Performance Period: 1/1/2019 to 12/31/2020
Gene Therapy is an emerging area of therapeutics with the potential for curative treatment. Advances in genomics, gene editing methodologies, immunology and drug delivery technologies are driving a revolution in healthcare aimed at tackling the world’s most grievous illnesses by correcting genetic defects, enhancing cellular and tissue function, and improving production of cellular products or generating novel screening targets for drug discovery. A critical component of gene therapy is the development of a suitable viral vector that can be produced at large scale. Lentiviruses are a prominent viral vector under widespread consideration. Unfortunately, current production processes, in which host mammalian cells are used to generate lentivirus, are inefficient, resulting in low yields, lack of scalability, and high biomanufacturing costs. With clinical trials and FDA approval of T-cell immunotherapy, efficient lentiviral production processes appropriate for large scale manufacturing are needed.
The aim of this NIIMBL-funded project is to provide the industry with a lentivirus production process that yields large quantities of highly potent vector with fast facility turnaround times. Specifically, upstream challenges will be addressed using high-throughput studies to optimize host cell growth and increase lentivirus production. These findings will be used to develop a cell culture process using transient transfection of high density HEK293 cells adapted to serum-free medium. Downstream purification will be enhanced by advanced chromatographic separations and screening media reagents. These findings will be used to replace existing lentivirus purification processes with fast, high yielding flow through mode chromatography processes. In parallel, analytical technologies will be developed to enable manufacturers reduced feedback time for in-process samples as well as increased accuracy and precision of viral and infectious titer measurement. Ultimately, an integrated process including optimized bioreactor operations and downstream purification will be developed appropriate for scale-up. This NIIMBL academic-industrial collaboration will define and modify key factors with the goal of improving lentiviral production in a process appropriate for large scale biomanufacturing.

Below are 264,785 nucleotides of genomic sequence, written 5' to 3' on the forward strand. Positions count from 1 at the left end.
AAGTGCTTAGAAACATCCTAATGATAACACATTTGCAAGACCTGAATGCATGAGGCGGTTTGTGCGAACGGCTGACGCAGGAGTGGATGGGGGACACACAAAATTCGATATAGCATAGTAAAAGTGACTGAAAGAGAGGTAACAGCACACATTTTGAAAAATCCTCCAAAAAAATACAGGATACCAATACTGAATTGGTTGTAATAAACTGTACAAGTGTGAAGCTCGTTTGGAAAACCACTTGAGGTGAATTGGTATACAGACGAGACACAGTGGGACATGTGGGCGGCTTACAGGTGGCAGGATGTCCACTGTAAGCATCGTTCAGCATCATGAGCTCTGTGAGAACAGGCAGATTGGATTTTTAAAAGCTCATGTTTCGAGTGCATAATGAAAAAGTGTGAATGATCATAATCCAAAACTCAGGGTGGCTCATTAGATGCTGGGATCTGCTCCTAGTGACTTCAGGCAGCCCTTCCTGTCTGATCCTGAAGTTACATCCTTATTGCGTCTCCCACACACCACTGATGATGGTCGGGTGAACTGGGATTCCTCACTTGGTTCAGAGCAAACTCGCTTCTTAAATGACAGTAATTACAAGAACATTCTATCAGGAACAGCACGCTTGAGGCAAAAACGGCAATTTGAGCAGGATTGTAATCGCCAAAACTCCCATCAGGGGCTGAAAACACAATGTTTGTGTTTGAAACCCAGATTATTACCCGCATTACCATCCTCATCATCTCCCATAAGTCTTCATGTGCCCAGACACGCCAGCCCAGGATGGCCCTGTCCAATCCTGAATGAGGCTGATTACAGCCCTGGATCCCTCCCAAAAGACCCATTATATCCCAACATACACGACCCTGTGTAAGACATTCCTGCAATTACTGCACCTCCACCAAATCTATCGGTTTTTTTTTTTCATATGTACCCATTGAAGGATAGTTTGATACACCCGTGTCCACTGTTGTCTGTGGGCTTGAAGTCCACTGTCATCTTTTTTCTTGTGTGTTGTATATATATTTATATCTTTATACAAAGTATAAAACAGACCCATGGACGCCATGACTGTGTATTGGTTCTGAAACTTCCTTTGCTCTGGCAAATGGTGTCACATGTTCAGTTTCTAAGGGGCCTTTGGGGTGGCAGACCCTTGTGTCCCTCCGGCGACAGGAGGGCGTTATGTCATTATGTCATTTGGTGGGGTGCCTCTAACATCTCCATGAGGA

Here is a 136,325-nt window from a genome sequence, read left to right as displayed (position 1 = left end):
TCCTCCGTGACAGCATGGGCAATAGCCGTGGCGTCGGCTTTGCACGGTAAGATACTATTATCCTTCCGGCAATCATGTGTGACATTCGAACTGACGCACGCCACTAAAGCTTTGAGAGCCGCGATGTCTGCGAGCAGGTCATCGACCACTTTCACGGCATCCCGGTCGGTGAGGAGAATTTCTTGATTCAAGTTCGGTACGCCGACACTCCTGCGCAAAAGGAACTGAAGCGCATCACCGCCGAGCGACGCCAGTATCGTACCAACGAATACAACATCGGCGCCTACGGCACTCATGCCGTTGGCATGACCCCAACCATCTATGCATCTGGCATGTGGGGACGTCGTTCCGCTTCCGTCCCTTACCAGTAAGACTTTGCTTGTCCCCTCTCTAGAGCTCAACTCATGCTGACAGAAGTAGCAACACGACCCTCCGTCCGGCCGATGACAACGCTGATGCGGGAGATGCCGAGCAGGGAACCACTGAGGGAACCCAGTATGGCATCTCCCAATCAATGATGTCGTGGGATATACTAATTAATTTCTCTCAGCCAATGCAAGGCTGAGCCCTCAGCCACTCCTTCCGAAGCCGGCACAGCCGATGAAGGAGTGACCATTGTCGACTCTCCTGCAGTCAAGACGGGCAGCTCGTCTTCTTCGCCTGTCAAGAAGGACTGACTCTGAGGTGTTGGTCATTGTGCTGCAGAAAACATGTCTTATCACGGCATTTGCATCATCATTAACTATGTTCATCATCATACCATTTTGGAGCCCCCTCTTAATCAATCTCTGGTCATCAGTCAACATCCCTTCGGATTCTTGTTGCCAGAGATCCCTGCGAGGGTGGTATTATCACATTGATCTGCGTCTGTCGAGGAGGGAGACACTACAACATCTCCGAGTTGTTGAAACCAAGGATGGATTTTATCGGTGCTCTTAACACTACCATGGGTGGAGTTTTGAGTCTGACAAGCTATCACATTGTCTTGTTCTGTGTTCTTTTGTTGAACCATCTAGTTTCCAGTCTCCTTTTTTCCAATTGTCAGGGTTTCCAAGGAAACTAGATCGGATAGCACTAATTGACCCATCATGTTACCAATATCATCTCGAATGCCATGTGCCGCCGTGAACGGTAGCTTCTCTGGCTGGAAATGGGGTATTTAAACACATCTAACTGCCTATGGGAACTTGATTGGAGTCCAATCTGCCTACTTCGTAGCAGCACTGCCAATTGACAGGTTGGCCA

Not yet a member? Learn more about which level of NIIMBL membership is right for you and your organization.
University of Massachusetts Medical School